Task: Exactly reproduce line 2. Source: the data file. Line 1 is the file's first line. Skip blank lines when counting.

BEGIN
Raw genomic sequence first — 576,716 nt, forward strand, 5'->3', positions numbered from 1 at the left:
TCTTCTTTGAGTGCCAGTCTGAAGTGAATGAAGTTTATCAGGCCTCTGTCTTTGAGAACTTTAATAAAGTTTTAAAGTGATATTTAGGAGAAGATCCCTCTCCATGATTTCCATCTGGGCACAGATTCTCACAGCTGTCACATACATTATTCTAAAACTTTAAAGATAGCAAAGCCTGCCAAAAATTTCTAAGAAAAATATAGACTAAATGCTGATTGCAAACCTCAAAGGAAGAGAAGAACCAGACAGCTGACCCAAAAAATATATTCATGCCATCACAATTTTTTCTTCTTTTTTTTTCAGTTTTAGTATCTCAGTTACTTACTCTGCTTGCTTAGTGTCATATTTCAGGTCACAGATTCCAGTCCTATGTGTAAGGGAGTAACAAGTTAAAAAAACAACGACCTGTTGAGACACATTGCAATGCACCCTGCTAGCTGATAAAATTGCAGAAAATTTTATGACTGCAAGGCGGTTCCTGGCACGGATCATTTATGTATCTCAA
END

TCTTCTTTGAGTGCCAGTCTGAAGTGAATGAAGTTTATCAGGCCTCTGTCTTTGAGAACTTTAATAAAGTTTTAAAGTGATATTTAGGAGAAGATCCCTCTCCATGATTTCCATCTGGGCACAGATTCTCACAGCTGTCACATACATTATTCTAAAACTTTAAAGATAGCAAAGCCTGCCAAAAATTTCTAAGAAAAATATAGACTAAATGCTGATTGCAAACCTCAAAGGAAGAGAAGAACCAGACAGCTGACCCAAAAAATATATTCATGCCATCACAATTTTTTCTTCTTTTTTTTTCAGTTTTAGTATCTCAGTTACTTACTCTGCTTGCTTAGTGTCATATTTCAGGTCACAGATTCCAGTCCTATGTGTAAGGGAGTAACAAGTTAAAAAAACAACGACCTGTTGAGACACATTGCAATGCACCCTGCTAGCTGATAAAATTGCAGAAAATTTTATGACTGCAAGGCGGTTCCTGGCACGGATCATTTATGTATCTCAA